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Changes to the rules of intra-Community trade in goods


The website of the Government Legislative Centre has posted yet another draft amendment this year to the Act on the tax on goods and services (UC158) resulting from the obligation to implement into the Polish legal system of the regulations contained in the Council Directive (EU) 2018/1910 and in the implementing Council Regulation (EU) 2018/1912.

Both legal instruments introduce Quick Fixes to Council Directive 2006/112/EC which modify the rules of settlements of intra-Community commodity trade in respect of:

  • Consignment warehouse mechanism,
  • Rules for chain transaction settlements,
  • Manner of documenting the export of goods within ICS transactions,
  • Conditions for a taxpayer being entitled to apply the 0% rate in ICS transactions.

Let us take a closer look at what are the most significant changes from our point of view.

Call-off stock type warehouses

As of the new year, a consignment warehouse will be replaced with a call-off type warehouse. The bill sets out different procedures for the operation of call-off stock warehouses depending on whether they are located on the territory of Poland or abroad. Repealing the legal definition of a consignment warehouse is not the only change in this respect. Also, the maximum period of storage of goods without tax implications for the supplier will be cut from 24 to 12 months. Failure by the purchaser to collect goods after the lapse of that period will entail an obligation on the part of the supplier to recognise a non-transactional transfer of own goods (ICN/ICS respectively) and to register for VAT purposes in the state in which the goods are being stored.

What is new is the ability to use the so-called call-off stock type warehouse procedure in respect of commercial goods and the introduction of the institution of remitter replacing the purchaser. It is also worth noting the extended documenting and reporting obligations applicable specifically to Polish taxpayers exporting goods to warehouses located outside the territory of Poland.

Chain transaction settlements

Settlements of chain transactions have always entailed doubts as to the determination of a mobile supply entitled to the 0% rate. The amended regulations unambiguously specify that a mobile transaction is a transaction for the benefit of an intermediary, provided that it is that entity that will organise the transport. By way of exception, a supply made by an intermediary will qualify as a mobile transaction on condition that it provides the supplier of the goods the VAT identification number from the country of dispatch. It is to be noted that the new regulations will only apply to intra-Community transactions comprising a maximum of 3 entities in a chain. In the event of more complex transactions, involving a greater number of entities, it will be necessary to analyse the contractual terms in question in order to identify an intermediary.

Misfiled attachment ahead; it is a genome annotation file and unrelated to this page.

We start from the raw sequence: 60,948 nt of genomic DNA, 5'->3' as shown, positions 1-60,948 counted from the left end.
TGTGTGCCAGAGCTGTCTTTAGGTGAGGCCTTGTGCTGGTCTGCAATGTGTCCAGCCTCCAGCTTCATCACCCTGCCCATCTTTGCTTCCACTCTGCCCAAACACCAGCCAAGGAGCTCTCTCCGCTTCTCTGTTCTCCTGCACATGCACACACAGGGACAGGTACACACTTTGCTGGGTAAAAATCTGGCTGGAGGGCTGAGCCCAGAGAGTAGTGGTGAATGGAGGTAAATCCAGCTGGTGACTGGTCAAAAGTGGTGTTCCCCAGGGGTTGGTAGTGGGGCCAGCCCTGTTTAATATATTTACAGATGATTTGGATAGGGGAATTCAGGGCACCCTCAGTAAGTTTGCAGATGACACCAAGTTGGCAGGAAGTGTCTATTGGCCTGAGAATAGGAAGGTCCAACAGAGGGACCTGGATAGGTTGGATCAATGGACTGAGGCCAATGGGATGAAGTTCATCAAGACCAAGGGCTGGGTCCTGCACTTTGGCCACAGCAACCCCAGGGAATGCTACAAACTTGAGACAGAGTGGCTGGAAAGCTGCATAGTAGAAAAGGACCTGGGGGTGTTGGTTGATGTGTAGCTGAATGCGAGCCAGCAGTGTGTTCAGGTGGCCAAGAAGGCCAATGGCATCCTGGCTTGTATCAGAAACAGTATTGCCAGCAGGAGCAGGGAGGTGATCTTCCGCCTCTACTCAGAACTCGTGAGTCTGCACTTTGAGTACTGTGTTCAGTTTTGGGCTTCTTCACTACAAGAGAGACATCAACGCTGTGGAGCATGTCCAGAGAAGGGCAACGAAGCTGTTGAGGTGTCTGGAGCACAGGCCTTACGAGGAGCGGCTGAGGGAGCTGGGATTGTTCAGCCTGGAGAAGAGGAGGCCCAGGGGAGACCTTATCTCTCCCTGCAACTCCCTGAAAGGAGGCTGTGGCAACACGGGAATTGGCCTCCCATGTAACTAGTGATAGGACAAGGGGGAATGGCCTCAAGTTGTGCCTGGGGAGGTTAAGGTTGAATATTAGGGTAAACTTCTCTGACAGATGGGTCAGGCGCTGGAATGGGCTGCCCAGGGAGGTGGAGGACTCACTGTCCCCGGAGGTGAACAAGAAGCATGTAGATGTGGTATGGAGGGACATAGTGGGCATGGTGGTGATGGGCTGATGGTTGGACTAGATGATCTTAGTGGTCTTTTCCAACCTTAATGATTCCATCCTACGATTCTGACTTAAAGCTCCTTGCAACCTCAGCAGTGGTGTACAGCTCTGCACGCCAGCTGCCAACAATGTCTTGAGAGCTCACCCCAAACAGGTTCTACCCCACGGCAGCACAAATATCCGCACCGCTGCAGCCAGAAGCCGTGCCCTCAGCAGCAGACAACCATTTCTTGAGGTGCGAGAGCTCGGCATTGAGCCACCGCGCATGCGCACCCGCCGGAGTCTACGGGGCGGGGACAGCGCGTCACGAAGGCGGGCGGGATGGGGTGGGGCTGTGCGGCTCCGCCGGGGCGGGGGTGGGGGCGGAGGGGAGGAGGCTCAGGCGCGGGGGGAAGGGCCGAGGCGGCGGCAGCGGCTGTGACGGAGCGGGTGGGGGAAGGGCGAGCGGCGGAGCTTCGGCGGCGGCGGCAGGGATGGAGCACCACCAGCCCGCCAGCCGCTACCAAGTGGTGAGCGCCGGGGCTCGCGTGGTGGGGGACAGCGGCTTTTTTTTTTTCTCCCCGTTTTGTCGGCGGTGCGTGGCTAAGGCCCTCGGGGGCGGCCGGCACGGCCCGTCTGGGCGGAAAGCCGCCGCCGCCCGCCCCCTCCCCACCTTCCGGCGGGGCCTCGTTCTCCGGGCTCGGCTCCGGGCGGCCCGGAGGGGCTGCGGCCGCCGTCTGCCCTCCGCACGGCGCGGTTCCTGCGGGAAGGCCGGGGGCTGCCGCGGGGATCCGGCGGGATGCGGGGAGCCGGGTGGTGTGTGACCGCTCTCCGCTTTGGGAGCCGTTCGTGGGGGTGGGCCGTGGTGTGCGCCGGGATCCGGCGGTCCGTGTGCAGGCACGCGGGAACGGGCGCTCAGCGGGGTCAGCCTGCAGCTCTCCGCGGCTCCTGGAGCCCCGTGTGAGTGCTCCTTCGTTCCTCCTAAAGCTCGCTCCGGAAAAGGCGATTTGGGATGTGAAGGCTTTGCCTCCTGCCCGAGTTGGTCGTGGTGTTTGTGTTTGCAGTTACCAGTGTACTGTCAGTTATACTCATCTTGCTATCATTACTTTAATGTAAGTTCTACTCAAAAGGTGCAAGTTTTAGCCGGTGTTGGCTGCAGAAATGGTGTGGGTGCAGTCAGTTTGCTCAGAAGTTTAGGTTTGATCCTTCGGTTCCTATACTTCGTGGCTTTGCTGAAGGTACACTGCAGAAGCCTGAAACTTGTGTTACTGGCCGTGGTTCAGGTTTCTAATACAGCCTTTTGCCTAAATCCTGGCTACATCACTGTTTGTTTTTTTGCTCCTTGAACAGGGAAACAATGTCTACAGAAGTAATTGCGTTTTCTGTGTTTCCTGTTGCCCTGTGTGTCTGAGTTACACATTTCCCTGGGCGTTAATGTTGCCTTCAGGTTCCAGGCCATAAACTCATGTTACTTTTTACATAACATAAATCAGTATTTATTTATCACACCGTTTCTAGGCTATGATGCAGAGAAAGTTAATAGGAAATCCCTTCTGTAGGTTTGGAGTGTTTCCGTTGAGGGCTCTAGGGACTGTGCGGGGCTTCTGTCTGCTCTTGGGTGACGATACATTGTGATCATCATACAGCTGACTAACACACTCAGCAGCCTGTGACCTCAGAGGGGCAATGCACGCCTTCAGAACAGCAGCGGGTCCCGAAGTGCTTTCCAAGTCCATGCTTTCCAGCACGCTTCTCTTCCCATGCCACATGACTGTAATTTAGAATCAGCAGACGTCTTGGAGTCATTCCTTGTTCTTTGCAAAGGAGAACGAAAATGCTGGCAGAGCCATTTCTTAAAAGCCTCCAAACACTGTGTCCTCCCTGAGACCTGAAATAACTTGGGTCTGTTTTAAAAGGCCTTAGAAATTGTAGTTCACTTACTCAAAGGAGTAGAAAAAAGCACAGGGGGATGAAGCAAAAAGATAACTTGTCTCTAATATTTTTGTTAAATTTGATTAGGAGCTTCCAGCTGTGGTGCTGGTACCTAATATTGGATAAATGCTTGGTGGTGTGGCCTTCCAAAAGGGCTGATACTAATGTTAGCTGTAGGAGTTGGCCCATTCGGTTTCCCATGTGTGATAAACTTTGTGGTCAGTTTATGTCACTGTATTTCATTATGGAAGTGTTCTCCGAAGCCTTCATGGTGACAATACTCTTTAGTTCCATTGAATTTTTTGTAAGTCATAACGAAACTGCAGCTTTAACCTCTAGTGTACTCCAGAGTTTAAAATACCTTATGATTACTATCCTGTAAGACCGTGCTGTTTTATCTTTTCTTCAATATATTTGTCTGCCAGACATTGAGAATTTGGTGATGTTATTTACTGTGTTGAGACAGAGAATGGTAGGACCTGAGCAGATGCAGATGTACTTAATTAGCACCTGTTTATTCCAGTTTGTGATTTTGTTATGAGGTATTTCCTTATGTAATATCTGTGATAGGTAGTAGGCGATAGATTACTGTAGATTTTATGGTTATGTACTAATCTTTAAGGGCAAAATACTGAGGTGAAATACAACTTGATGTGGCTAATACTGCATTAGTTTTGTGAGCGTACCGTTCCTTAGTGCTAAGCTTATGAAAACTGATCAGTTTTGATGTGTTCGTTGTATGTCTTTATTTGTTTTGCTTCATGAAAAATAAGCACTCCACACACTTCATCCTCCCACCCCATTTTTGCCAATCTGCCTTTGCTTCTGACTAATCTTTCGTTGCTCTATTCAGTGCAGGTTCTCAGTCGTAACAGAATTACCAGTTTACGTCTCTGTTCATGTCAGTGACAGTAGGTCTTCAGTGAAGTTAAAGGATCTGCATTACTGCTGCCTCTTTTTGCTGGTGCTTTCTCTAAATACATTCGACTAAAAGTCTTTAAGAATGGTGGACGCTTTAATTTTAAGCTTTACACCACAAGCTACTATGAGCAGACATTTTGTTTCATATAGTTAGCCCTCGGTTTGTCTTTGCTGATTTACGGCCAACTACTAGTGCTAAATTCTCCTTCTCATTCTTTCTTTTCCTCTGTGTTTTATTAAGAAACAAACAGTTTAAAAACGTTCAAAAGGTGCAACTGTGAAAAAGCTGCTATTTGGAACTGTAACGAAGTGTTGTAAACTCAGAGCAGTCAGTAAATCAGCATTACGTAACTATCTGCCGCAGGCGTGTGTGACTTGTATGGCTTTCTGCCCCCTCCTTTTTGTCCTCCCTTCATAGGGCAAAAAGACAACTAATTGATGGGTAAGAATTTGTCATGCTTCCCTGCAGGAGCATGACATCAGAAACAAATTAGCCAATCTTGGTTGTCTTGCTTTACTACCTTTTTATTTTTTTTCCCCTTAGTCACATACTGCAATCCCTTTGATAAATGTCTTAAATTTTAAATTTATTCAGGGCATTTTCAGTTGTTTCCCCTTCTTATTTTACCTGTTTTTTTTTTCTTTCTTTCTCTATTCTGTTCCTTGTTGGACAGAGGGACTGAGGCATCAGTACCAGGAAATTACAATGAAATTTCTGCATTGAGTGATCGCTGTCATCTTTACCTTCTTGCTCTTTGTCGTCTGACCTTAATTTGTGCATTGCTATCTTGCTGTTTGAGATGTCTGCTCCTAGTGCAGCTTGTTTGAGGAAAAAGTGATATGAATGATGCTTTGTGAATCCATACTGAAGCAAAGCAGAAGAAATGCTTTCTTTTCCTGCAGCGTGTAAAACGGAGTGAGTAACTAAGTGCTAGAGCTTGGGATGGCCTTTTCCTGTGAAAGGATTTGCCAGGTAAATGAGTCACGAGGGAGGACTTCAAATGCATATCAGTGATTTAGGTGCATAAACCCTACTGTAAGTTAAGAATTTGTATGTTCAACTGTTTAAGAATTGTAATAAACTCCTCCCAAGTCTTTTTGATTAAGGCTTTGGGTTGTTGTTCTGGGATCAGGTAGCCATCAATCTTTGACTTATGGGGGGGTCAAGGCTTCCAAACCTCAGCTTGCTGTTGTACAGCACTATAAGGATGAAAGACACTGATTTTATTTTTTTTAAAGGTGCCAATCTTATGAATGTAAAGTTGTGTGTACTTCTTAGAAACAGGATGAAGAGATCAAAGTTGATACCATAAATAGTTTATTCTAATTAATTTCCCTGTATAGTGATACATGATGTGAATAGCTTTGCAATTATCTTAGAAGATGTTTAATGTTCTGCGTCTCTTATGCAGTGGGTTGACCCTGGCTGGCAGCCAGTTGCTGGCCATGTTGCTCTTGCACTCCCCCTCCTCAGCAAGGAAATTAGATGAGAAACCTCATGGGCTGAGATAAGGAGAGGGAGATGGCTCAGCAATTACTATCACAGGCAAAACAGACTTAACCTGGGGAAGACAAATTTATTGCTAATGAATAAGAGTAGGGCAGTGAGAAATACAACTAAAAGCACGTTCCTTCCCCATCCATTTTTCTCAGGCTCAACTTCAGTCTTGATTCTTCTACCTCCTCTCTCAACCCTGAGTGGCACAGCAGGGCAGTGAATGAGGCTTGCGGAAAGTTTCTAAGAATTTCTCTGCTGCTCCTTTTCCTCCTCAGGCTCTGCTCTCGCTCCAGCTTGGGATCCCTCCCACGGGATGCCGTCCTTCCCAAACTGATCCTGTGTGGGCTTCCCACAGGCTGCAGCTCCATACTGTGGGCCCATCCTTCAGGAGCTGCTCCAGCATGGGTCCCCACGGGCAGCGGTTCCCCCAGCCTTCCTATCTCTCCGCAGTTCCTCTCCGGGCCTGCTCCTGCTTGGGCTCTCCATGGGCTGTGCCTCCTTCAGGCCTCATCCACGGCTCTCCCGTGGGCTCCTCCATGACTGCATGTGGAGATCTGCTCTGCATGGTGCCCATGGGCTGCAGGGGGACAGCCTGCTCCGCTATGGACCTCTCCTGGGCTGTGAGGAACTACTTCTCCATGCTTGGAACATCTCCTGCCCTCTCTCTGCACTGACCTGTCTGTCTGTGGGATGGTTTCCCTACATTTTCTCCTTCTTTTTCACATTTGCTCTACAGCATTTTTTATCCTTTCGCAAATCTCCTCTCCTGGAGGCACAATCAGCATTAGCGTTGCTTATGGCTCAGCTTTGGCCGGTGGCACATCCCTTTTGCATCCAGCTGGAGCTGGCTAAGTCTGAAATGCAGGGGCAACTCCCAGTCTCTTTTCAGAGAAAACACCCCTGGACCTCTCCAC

Chain transactions representing import or export of goods will continue to be settled in accordance with the currently binding rules.

Conditions for recogition and manner of documenting ICS transactions

Significant changes include the introduction of substantive conditions for being entitled to apply the preferential 0% rate, i.e. an obligation on the purchaser to provide a valid VAT identification number and a requirement that the supplier file a correct recapitulative statement. At a first glance, one might think that the above requirements follow from currently binding regulations. However, their current formal character entails that even in the event of failure to meet them, the taxpayer-supplier will still be entitled to apply the 0% rate. This will no longer be possible once the new regulation have come into force.

Finally, the intended assumption is worth mentioning of export of goods as part of an ICS transaction as is a closed catalogue of documents confirming such export depending on which party to the transaction is in charge of organising the transport.

The amendments discussed above will enter into force as of 1 January 2020. Although their final wording can be slightly modified by subsequent modifications to the amending bill, it is already worth analysing the flow of goods within one’s business model for potential adjustments to the proposed regulations and hence mitigating the risk of any irregularities.


Ewa Pyrkosz, Tax Consultant, ATA Tax Sp. z o.o.

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